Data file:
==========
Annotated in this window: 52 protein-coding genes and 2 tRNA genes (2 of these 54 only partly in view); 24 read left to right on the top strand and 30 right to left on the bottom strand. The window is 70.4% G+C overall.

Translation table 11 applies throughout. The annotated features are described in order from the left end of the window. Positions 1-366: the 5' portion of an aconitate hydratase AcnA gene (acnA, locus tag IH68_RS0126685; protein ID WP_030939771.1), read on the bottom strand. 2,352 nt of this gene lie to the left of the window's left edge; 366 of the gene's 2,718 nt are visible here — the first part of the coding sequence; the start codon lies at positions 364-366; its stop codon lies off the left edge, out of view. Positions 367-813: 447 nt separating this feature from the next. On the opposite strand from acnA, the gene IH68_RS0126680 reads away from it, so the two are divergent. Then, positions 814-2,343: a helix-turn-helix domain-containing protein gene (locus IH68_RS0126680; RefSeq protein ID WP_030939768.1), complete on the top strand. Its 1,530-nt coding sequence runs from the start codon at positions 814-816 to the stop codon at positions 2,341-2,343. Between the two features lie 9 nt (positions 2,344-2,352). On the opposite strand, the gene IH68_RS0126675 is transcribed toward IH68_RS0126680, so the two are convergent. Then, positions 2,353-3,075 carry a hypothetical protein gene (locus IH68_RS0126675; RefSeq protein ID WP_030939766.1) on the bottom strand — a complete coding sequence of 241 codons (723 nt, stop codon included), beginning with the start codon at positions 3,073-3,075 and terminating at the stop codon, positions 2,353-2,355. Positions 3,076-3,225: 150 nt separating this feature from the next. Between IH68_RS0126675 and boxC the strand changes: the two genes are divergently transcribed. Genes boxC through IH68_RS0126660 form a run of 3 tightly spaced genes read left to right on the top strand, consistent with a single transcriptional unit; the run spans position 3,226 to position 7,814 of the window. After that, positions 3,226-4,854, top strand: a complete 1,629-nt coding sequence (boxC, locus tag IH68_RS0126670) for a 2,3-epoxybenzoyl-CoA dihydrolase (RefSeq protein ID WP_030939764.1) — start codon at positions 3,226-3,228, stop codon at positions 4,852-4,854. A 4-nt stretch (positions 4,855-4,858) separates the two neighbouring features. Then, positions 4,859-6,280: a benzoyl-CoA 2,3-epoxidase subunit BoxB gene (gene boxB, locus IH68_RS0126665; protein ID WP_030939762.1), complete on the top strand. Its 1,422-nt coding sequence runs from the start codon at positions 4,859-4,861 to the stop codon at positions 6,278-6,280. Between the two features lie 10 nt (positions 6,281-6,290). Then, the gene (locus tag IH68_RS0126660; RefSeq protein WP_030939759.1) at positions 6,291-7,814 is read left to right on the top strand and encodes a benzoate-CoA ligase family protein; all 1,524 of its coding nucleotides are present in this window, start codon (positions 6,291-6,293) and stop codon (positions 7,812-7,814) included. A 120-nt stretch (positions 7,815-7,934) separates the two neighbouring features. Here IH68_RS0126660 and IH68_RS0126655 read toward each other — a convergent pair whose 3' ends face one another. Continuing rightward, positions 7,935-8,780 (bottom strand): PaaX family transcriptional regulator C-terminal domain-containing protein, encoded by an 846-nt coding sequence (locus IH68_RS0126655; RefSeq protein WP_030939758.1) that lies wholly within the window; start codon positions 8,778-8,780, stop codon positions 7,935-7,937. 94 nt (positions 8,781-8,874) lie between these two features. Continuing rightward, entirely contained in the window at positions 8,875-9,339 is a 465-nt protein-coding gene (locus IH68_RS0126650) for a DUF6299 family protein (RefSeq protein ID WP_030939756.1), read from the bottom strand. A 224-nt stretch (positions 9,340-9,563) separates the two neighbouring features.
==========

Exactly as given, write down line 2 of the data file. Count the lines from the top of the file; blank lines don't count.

Translation table 11 applies throughout. The annotated features are described in order from the left end of the window. Positions 1-366: the 5' portion of an aconitate hydratase AcnA gene (acnA, locus tag IH68_RS0126685; protein ID WP_030939771.1), read on the bottom strand. 2,352 nt of this gene lie to the left of the window's left edge; 366 of the gene's 2,718 nt are visible here — the first part of the coding sequence; the start codon lies at positions 364-366; its stop codon lies off the left edge, out of view. Positions 367-813: 447 nt separating this feature from the next. On the opposite strand from acnA, the gene IH68_RS0126680 reads away from it, so the two are divergent. Then, positions 814-2,343: a helix-turn-helix domain-containing protein gene (locus IH68_RS0126680; RefSeq protein ID WP_030939768.1), complete on the top strand. Its 1,530-nt coding sequence runs from the start codon at positions 814-816 to the stop codon at positions 2,341-2,343. Between the two features lie 9 nt (positions 2,344-2,352). On the opposite strand, the gene IH68_RS0126675 is transcribed toward IH68_RS0126680, so the two are convergent. Then, positions 2,353-3,075 carry a hypothetical protein gene (locus IH68_RS0126675; RefSeq protein ID WP_030939766.1) on the bottom strand — a complete coding sequence of 241 codons (723 nt, stop codon included), beginning with the start codon at positions 3,073-3,075 and terminating at the stop codon, positions 2,353-2,355. Positions 3,076-3,225: 150 nt separating this feature from the next. Between IH68_RS0126675 and boxC the strand changes: the two genes are divergently transcribed. Genes boxC through IH68_RS0126660 form a run of 3 tightly spaced genes read left to right on the top strand, consistent with a single transcriptional unit; the run spans position 3,226 to position 7,814 of the window. After that, positions 3,226-4,854, top strand: a complete 1,629-nt coding sequence (boxC, locus tag IH68_RS0126670) for a 2,3-epoxybenzoyl-CoA dihydrolase (RefSeq protein ID WP_030939764.1) — start codon at positions 3,226-3,228, stop codon at positions 4,852-4,854. A 4-nt stretch (positions 4,855-4,858) separates the two neighbouring features. Then, positions 4,859-6,280: a benzoyl-CoA 2,3-epoxidase subunit BoxB gene (gene boxB, locus IH68_RS0126665; protein ID WP_030939762.1), complete on the top strand. Its 1,422-nt coding sequence runs from the start codon at positions 4,859-4,861 to the stop codon at positions 6,278-6,280. Between the two features lie 10 nt (positions 6,281-6,290). Then, the gene (locus tag IH68_RS0126660; RefSeq protein WP_030939759.1) at positions 6,291-7,814 is read left to right on the top strand and encodes a benzoate-CoA ligase family protein; all 1,524 of its coding nucleotides are present in this window, start codon (positions 6,291-6,293) and stop codon (positions 7,812-7,814) included. A 120-nt stretch (positions 7,815-7,934) separates the two neighbouring features. Here IH68_RS0126660 and IH68_RS0126655 read toward each other — a convergent pair whose 3' ends face one another. Continuing rightward, positions 7,935-8,780 (bottom strand): PaaX family transcriptional regulator C-terminal domain-containing protein, encoded by an 846-nt coding sequence (locus IH68_RS0126655; RefSeq protein WP_030939758.1) that lies wholly within the window; start codon positions 8,778-8,780, stop codon positions 7,935-7,937. 94 nt (positions 8,781-8,874) lie between these two features. Continuing rightward, entirely contained in the window at positions 8,875-9,339 is a 465-nt protein-coding gene (locus IH68_RS0126650) for a DUF6299 family protein (RefSeq protein ID WP_030939756.1), read from the bottom strand. A 224-nt stretch (positions 9,340-9,563) separates the two neighbouring features.